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U.S. Home Builder Confidence Climbs in September, NAHB Says

Economic Indicators Dow Jones Newswires

A gauge of home-builder sentiment rose to its highest level since November 2005, a sign the U.S. housing market is shaking off worries about the global economy and volatile financial markets.

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An index of builder confidence in the market for new single-family homes rose to a seasonally adjusted level of 62 in September, the National Association of Home Builders said Wednesday. A reading over 50 means most builders generally see conditions as positive.

The index stood at 61 in August and 60 in July. Economists surveyed by The Wall Street Journal expected a reading of 61 in September.

The index has been positive since July 2014, following five months in early 2014 when sentiment fell into in negative territory.

"Today's report is consistent with our forecast," said NAHB Chief Economist David Crowe. "Barring any unexpected jolts, we expect housing to keep moving forward at a steady, modest rate through the end of the year."

One possible sticking point on the horizon: a rise in interest rates. On Wednesday the Federal Reserve begins a policy meeting where officials will decide whether to begin raising short-term interest rates, which could make mortgages more expensive. NAHB Chairman Tom Woods also noted that builders are continuing to report concerns about the availability of land and construction workers.

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Historically low interest rates and rising rents have made a home purchase more appealing for those who can afford a down payment, but housing prices have also risen in much of the country. Although job growth has been steady over the past five years, wages have stayed relatively flat, making it harder for people to save for a home.

Write to Anna Louie Sussman at anna.sussman@wsj.com

(END) Dow Jones Newswires

09-16-15 1016ET

Copyright (c) 2015 Dow Jones & Company, Inc.
16 Sep 2015 10:32 EDT U.S. Home Builder Confidence Climbs in September, NAHB Says--Update

By Anna Louie Sussman

A gauge of home-builder sentiment this month rose to its highest level since November 2005, a sign the U.S. housing market is shaking off worries about the global economy and volatile financial markets.

An index of builder confidence in the market for new single-family homes rose to a seasonally adjusted level of 62 in September, the National Association of Home Builders said Wednesday. A reading over 50 means most builders generally see conditions as positive.

The index stood at 61 in August and 60 in July. Economists surveyed by The Wall Street Journal expected a reading of 61 in September.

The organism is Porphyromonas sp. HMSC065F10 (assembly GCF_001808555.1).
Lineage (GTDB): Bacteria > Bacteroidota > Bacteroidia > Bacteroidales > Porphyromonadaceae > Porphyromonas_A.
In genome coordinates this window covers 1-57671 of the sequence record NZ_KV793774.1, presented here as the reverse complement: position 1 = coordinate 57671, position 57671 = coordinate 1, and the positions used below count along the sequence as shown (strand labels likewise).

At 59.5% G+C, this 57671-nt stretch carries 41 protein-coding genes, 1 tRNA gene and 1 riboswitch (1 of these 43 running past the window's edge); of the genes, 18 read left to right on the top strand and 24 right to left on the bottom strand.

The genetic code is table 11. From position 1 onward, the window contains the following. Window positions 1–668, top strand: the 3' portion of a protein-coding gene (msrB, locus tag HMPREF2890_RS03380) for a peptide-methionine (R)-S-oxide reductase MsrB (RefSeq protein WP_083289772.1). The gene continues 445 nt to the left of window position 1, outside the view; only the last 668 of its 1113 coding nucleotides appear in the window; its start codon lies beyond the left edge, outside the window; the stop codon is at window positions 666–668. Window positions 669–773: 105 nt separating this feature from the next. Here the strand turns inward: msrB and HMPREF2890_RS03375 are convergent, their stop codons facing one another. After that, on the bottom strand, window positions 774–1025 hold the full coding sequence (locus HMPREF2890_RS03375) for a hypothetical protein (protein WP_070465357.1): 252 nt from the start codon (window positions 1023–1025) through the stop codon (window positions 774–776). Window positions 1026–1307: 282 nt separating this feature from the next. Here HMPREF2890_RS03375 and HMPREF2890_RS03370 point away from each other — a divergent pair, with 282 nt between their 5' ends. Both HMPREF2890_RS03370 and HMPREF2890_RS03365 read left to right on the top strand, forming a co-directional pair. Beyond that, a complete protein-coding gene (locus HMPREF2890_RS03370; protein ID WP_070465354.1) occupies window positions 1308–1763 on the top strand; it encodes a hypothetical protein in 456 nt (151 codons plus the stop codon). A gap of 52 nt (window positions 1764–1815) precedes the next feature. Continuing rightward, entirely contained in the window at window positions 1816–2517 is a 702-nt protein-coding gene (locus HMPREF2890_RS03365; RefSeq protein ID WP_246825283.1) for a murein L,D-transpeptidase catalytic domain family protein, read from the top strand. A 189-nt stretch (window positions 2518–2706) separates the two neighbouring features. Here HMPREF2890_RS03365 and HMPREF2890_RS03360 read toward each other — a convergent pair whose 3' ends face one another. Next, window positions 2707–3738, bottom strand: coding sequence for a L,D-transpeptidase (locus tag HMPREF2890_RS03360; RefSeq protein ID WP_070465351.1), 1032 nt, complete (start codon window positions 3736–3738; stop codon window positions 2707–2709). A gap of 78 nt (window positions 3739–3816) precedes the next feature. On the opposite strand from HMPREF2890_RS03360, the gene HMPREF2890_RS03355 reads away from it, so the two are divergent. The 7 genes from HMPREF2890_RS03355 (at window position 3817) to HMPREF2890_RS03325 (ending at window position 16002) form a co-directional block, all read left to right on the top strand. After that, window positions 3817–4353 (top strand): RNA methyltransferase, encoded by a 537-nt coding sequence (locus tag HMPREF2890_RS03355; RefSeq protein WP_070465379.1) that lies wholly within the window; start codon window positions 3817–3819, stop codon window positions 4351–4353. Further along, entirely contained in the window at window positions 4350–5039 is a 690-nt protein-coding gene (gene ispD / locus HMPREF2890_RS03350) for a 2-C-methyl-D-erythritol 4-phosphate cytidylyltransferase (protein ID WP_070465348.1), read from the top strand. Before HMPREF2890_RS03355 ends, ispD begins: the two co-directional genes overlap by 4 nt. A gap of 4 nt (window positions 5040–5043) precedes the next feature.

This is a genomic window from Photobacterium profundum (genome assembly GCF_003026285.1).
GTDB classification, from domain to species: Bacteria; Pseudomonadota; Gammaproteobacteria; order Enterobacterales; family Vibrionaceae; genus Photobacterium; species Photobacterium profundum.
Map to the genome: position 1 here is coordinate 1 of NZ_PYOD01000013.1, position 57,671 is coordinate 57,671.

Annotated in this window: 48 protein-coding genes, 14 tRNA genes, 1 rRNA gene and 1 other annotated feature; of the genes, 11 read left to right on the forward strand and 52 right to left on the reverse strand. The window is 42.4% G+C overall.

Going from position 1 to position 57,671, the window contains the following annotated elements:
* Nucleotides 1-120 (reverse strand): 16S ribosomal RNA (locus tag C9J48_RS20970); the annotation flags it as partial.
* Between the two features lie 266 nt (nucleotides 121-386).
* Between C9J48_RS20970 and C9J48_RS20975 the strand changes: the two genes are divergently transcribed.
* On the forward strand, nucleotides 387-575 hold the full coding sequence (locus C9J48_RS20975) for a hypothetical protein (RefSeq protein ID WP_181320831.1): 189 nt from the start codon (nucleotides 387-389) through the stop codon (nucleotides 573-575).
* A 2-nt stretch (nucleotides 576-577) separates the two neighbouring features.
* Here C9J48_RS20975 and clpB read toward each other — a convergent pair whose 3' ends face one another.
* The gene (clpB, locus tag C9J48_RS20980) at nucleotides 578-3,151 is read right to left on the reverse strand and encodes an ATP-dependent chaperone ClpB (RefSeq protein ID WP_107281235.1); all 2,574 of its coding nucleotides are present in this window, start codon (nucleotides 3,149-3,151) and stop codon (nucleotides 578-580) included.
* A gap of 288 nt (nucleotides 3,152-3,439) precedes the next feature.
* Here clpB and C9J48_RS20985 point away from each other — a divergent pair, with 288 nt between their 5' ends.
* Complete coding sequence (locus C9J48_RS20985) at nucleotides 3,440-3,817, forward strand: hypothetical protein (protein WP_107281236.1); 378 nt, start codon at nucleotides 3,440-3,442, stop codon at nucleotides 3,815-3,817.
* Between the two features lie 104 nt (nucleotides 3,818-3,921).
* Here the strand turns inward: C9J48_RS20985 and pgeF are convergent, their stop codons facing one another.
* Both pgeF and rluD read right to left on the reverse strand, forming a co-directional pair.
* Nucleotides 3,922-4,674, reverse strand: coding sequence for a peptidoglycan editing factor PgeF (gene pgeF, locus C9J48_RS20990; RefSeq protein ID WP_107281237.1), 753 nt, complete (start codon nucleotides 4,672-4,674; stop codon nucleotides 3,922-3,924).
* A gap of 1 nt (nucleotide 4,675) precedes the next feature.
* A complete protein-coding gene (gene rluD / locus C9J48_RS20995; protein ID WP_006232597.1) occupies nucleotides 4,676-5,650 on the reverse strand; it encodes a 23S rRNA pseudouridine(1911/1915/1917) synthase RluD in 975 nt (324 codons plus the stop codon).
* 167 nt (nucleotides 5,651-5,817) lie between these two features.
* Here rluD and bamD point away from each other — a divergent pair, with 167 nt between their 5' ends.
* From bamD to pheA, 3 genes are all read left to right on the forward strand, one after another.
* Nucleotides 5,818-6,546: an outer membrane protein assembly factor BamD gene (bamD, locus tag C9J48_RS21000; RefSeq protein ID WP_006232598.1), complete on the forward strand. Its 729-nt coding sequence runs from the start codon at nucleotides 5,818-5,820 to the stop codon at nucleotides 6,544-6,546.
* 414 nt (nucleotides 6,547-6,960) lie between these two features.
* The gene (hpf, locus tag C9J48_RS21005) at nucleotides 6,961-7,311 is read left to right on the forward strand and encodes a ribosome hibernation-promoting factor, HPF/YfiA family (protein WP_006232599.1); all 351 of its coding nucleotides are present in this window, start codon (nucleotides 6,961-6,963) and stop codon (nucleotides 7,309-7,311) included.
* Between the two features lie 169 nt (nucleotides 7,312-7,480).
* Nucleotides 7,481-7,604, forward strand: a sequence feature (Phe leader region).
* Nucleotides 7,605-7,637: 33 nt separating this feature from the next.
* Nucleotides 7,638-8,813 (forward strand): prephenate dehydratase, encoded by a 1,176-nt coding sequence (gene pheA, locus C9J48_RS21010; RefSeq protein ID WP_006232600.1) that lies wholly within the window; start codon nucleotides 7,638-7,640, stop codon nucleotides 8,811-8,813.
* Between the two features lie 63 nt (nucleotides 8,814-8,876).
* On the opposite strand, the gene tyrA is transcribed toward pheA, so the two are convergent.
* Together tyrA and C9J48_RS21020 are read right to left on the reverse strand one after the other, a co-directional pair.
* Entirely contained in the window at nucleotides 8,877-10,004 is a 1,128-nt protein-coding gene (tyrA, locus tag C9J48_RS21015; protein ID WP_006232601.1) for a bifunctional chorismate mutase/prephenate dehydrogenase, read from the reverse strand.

The index has been positive since July 2014, following five months in early 2014 when sentiment fell into in negative territory.

"Today's report is consistent with our forecast," said NAHB Chief Economist David Crowe. "Barring any unexpected jolts, we expect housing to keep moving forward at a steady, modest rate through the end of the year."

One possible sticking point on the horizon: a rise in interest rates. On Wednesday the Federal Reserve begins a policy meeting where officials will decide whether to begin raising short-term interest rates, which could make mortgages more expensive. NAHB Chairman Tom Woods also noted that builders are continuing to report concerns about the availability of land and construction workers.

Historically low interest rates and rising rents have made a home purchase more appealing for those who can afford a down payment, but housing prices have also risen in much of the country. Although job growth has been steady over the past five years, wages have stayed relatively flat, making it harder for people to save for a home.

In late August, the Commerce Department reported new-home sales rose by 5.4% to a seasonally adjusted annual rate of 507,000, after unexpectedly sinking in June. Sales of existing homes climbed to their precession pace in July, the National Association of Realtors reported in August. The August existing-home sales figure will be released Sept. 21, and new-home sales data will be released Sept. 24.

The current-sales component of the index gained one point to reach 67. Expectations for sales over the next six months fell slightly to 68 from 70. A measure of traffic from prospective buyers rose two points to 47.

The three-month moving average of the builders gauge by region posted gains from the prior month's revised figures in every region except the Northeast, which slipped on point to 46. The West and South each ticked up one point to 64, while the Midwest rose one point to 59.

By Anna Louie Sussman